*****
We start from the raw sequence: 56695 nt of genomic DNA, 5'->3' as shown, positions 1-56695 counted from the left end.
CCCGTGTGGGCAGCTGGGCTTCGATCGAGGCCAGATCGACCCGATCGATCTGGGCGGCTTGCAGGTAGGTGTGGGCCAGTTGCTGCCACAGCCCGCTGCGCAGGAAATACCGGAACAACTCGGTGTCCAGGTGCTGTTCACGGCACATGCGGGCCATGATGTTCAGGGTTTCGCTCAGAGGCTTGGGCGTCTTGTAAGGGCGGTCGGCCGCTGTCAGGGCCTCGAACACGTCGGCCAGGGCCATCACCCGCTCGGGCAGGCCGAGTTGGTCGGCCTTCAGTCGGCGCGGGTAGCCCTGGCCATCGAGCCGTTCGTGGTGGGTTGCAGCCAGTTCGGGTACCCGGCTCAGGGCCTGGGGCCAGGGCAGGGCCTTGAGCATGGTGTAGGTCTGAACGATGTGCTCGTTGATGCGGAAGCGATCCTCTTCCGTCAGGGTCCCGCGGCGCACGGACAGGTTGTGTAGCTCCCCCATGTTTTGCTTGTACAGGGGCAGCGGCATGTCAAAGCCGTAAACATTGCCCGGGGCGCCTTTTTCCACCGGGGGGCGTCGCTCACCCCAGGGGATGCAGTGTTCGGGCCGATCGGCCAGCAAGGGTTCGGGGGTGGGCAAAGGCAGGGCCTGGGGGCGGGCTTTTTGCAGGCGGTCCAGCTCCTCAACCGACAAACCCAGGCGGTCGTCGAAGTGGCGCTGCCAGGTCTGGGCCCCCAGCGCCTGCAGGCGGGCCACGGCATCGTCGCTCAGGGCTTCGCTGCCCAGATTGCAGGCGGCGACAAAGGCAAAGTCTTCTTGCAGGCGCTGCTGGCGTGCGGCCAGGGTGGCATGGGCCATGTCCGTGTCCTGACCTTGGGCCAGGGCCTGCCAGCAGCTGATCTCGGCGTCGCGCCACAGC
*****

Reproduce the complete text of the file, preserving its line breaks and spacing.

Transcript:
We start from the raw sequence: 56695 nt of genomic DNA, 5'->3' as shown, positions 1-56695 counted from the left end.
CCCGTGTGGGCAGCTGGGCTTCGATCGAGGCCAGATCGACCCGATCGATCTGGGCGGCTTGCAGGTAGGTGTGGGCCAGTTGCTGCCACAGCCCGCTGCGCAGGAAATACCGGAACAACTCGGTGTCCAGGTGCTGTTCACGGCACATGCGGGCCATGATGTTCAGGGTTTCGCTCAGAGGCTTGGGCGTCTTGTAAGGGCGGTCGGCCGCTGTCAGGGCCTCGAACACGTCGGCCAGGGCCATCACCCGCTCGGGCAGGCCGAGTTGGTCGGCCTTCAGTCGGCGCGGGTAGCCCTGGCCATCGAGCCGTTCGTGGTGGGTTGCAGCCAGTTCGGGTACCCGGCTCAGGGCCTGGGGCCAGGGCAGGGCCTTGAGCATGGTGTAGGTCTGAACGATGTGCTCGTTGATGCGGAAGCGATCCTCTTCCGTCAGGGTCCCGCGGCGCACGGACAGGTTGTGTAGCTCCCCCATGTTTTGCTTGTACAGGGGCAGCGGCATGTCAAAGCCGTAAACATTGCCCGGGGCGCCTTTTTCCACCGGGGGGCGTCGCTCACCCCAGGGGATGCAGTGTTCGGGCCGATCGGCCAGCAAGGGTTCGGGGGTGGGCAAAGGCAGGGCCTGGGGGCGGGCTTTTTGCAGGCGGTCCAGCTCCTCAACCGACAAACCCAGGCGGTCGTCGAAGTGGCGCTGCCAGGTCTGGGCCCCCAGCGCCTGCAGGCGGGCCACGGCATCGTCGCTCAGGGCTTCGCTGCCCAGATTGCAGGCGGCGACAAAGGCAAAGTCTTCTTGCAGGCGCTGCTGGCGTGCGGCCAGGGTGGCATGGGCCATGTCCGTGTCCTGACCTTGGGCCAGGGCCTGCCAGCAGCTGATCTCGGCGTCGCGCCACAGC